Meaning of Spontaneous Generation

What is Spontaneous Generation:

Spontaneous generation refers to a ancient theory according to which life can arise spontaneously from mattereither organic or inorganic. This theory is also called abiogenesis.

The philosophers of Greek antiquity, such as Aristotle, had already laid the foundations of the spontaneous generation theory. The matter was experienced, documented and argued by various scientists of the 17th and 18th centuries, who gave theoretical form to what had then become a taken for granted belief.

Among the scientists who defended the theory of spontaneous generation are Jan Baptiste van Helmond, Isaac Newton, Descartes and Francis Bacon. These confirmed it by applying the observation of processes such as the putrefaction of food.

The experiment developed by Jan Baptiste van Helmond was famous. He kept his clothes mixed with wheat in an open container. After 21 days, after a transformation process, mice were born in clothes. Hence van Helmond and his generation believed they had confirmed the principle of spontaneous generation.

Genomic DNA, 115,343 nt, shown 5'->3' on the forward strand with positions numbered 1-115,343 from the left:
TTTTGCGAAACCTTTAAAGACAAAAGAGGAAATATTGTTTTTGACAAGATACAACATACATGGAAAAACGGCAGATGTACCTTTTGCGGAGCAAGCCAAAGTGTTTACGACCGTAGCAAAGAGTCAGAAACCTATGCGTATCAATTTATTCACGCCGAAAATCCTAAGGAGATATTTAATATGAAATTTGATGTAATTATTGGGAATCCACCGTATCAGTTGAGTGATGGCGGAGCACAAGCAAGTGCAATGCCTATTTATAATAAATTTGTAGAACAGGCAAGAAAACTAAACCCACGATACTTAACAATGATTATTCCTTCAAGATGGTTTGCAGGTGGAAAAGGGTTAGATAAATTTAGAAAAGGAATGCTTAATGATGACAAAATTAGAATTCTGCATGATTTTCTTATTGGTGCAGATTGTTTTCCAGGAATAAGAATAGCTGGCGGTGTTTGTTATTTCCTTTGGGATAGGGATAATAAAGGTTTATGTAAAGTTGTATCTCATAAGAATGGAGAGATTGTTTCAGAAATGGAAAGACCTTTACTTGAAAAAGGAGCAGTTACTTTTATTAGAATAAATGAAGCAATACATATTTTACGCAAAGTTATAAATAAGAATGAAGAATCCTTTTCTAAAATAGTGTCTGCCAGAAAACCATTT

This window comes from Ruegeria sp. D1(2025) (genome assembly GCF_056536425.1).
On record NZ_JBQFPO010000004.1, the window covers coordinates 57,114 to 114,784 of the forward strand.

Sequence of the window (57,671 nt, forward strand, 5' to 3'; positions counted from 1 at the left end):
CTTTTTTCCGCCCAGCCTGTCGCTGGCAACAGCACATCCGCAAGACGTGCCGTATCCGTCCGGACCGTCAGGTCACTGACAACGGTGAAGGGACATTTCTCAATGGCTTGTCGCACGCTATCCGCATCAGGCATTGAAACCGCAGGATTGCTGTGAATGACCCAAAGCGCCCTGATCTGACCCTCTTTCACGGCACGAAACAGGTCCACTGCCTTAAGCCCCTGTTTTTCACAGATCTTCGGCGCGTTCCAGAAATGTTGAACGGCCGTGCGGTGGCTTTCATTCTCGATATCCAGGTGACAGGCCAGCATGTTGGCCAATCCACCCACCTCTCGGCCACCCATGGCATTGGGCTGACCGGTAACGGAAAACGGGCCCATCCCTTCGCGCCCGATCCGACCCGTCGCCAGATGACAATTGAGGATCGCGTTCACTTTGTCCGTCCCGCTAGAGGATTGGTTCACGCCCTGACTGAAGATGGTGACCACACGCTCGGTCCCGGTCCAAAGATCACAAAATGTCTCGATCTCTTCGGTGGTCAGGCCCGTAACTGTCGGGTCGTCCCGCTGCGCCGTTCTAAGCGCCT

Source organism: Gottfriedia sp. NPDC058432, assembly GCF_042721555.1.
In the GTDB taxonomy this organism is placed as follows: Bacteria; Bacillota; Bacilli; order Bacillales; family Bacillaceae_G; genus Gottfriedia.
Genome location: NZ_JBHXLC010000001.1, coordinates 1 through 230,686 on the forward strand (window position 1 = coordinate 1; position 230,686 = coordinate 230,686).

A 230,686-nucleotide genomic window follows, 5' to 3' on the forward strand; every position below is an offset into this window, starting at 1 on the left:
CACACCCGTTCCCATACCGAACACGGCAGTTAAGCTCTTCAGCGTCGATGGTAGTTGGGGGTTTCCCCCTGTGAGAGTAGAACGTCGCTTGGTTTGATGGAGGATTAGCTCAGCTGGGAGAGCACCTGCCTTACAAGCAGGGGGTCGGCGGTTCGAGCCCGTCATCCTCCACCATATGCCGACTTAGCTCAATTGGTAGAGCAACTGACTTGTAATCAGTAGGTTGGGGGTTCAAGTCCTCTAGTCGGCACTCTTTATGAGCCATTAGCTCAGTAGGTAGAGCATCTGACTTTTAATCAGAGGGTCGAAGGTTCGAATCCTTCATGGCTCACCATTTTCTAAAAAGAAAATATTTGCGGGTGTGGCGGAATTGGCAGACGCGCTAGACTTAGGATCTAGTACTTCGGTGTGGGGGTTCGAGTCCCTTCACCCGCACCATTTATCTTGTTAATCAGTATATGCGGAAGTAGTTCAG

A similar thing was observed with the process of putrefaction of meat, which seemed to generate larvae without the intervention of flies. Therefore, since the interaction of other living organisms was not visible, scientists concluded that life was spontaneous.

Theory of spontaneous generation vs. biogenesis

However, the theory of spontaneous generation was refuted through different experiments carried out throughout history. The refutation of the French scientist Louis Pasteur, born in the 19th century, was decisive for this theory to be invalidated.

Indeed, Louis Pasteur verified, through different experiments, that animal or plant life can only be generated from another living being that already exists. This principle was called biogenesis.

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See also

  • Abiogenesis.
  • Generation.